The applicant for .Africa new gTLD , DCA Trust, has opposed the latest effort by the ICANN board to revert the .Africa application for a Governmental Committee (GAC) at ICANN to “refining” its last advise GAC gave to the ICANN Board.
This comes after the DCA Trust won an Independent Review Panel decision against ICANN in July 2015, where the panel declared that “both the actions and inactions of the Board with respect to the application of DCA Trust relating to the .AFRICA gTLD were inconsistent with the Articles of Incorporation and Bylaws of ICANN.”
The Panel further asked ICANN to “continue to refrain from delegating the .AFRICA gTLD and permit DCA Trust’s application to proceed through the remainder of the new gTLD application process and to bear the totality of the costs of this IRP and the totality of the costs of the IRP Provider. ” All this necessitating the ICANN board to follow the conditions of the panel.
On 29 September 2015 through a letter sent on behalf of the ICANN Board to the Chairman of the ICANN Governmental Advisory Committee (GAC), Mr. Thomas Schneider, the ICANN Chair emphasized four points, namely:
- GAC did not act with transparency or in a manner to insure fairness (Declaration 102).
- The GAC did not provide a rationale for the consensus objection (Declaration 104, 110)
- DCA Trust was not given any notice or an opportunity to make its position known or defend its own interests before the GAC reached consensus advice (Declaration 109)
- The GAC reached advice without any discussion of the substance behind the reasons for each country’s objections (Declaration 110).
DCA has however reverted in a strongly worded letter on 14th October- Pre ICANN Dublin that it completely disapprove(s) of the two-pronged strategy that has been designed by the ICANN Board to deny its .Africa application: based on obstacles that have been placed against the resumed GNP evaluation of our application; and sending back the application to the GAC.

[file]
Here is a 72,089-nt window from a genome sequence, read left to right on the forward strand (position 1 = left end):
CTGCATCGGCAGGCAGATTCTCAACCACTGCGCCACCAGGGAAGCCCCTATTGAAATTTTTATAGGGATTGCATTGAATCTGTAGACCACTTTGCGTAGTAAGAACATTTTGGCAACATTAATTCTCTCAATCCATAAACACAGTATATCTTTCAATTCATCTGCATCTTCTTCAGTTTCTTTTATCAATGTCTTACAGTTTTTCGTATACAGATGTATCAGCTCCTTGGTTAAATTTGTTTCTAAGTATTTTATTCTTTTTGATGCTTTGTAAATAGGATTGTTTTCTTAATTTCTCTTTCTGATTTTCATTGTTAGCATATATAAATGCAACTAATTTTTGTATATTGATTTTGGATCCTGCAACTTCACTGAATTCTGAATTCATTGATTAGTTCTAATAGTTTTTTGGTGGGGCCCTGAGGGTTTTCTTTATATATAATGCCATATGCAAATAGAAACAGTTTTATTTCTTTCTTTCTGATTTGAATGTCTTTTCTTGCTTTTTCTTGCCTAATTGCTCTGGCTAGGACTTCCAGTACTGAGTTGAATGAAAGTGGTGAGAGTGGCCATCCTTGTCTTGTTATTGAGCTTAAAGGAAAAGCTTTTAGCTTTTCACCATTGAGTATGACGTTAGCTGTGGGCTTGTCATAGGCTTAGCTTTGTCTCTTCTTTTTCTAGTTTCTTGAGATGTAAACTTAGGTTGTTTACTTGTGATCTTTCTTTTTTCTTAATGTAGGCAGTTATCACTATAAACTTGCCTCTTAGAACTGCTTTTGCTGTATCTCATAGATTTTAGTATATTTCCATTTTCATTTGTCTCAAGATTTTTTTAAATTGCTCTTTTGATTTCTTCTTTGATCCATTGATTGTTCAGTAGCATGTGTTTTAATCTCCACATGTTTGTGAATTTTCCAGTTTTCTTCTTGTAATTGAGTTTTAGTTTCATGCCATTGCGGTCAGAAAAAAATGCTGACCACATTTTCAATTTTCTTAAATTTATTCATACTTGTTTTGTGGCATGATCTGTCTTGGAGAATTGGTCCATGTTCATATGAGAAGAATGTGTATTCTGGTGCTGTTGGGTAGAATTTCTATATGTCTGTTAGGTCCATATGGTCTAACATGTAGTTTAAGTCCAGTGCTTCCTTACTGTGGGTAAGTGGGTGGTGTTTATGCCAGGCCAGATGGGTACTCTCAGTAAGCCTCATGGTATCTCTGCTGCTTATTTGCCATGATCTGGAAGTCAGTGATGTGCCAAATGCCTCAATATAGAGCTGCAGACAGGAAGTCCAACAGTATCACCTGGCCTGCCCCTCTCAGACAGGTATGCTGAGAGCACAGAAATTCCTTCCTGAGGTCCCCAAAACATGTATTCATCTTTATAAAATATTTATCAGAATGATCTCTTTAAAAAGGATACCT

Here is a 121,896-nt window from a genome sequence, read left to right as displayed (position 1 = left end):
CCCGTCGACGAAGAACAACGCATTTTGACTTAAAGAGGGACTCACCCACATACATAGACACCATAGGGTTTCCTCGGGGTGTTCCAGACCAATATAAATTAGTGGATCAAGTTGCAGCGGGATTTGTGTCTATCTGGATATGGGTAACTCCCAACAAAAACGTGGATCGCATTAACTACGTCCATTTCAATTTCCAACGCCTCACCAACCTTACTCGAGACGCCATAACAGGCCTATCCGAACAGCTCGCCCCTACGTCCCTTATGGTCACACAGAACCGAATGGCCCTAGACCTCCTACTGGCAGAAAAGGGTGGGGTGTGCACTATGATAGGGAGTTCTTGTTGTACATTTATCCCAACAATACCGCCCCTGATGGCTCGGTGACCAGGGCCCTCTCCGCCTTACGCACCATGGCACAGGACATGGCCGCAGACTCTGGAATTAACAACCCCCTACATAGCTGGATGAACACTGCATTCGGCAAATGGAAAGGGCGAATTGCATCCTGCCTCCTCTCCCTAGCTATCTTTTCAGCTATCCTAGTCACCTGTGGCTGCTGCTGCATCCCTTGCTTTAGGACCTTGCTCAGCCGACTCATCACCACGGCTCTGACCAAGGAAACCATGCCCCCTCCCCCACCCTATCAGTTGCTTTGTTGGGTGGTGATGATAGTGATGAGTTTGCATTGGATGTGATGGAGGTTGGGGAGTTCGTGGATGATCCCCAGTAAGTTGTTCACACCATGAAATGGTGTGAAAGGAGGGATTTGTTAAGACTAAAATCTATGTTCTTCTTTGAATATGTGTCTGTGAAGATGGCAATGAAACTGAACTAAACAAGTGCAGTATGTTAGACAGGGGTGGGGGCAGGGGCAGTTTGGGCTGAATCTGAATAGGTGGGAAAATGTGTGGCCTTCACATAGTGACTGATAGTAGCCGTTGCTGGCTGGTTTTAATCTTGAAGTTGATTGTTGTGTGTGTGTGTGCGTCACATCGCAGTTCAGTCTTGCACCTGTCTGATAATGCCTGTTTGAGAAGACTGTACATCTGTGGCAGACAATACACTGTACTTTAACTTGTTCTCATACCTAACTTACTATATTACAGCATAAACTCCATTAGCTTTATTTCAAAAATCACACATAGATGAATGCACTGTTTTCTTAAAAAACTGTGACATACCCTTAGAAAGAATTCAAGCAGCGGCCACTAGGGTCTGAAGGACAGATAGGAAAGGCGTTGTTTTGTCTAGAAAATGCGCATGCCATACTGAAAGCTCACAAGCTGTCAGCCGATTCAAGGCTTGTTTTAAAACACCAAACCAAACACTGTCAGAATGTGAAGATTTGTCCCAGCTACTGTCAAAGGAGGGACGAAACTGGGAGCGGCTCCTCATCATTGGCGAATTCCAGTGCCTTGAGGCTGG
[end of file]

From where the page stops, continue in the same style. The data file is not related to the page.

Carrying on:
DCA notes further that
“the intentions of the ICANN Board are clearly demonstrated in Resolution No. 2015.07.16.05 which states inter alia:
Resolved (2015.07.16.05), in the event that DCA’s application for .AFRICA successfully passes the remainder of the evaluation process, at that time or before, the Board will consider any further advice or information received from the GAC, and proceed as necessary, balancing all of the relevant information and circumstances.
DCA also disagreed on another ICANN Board Resolution of July 16, 2015, which stated
“Parties affected by these resolutions have had, and may continue to have, the ability to challenge or otherwise question DCA’s application through the evaluation and other processes.”
The .africa applicant recons that:
“when put side by side with Resolution No. 2015.07.16.05, this also reveals without any shadow of doubt, that the ICANN Board is already acting in concert with our competitors to ensure that our application will fail the resumed GNP evaluation; or, in the event that our application passes the resumed evaluation, to use the GAC process to create further difficulties to ensure that our application is unsuccessful.”
From the letter, it is clear that the applicant is wary that ICANN may not be the preferred resolution organization given that the application is being taken through the same process that has not been audited for its previous erroneous decisions that botched the .africa application rendering it to be taken to the IRP for resolution.
DCA has also noted that:
“sending the DCA Trust application file back to the GAC would create room for irregularities to occur, like what happened during the last episode”
confirming that it is aware that the same irregularities that were seen from the previous decisions could inevitably be repeated.
Bekele in her letter to Crocker pointed out: “There is no provision in the new gTLD Guidebook for this extraordinary approach that you have commenced. The new GTLD Program is a structured process that is based on a fixed time table. The time for GAC Advice and Objections on applications has already passed. Therefore, the process that the ICANN Board has commenced with the ICANN GAC is quite irregular and will cause further violations of policy and existing governing/legal instruments (Bylaws, Articles of Incorporation, etc.).”
It appears that unless ICANN Board adapts a different approach to this post-IRP solution, Africa may not see the light on . africa!.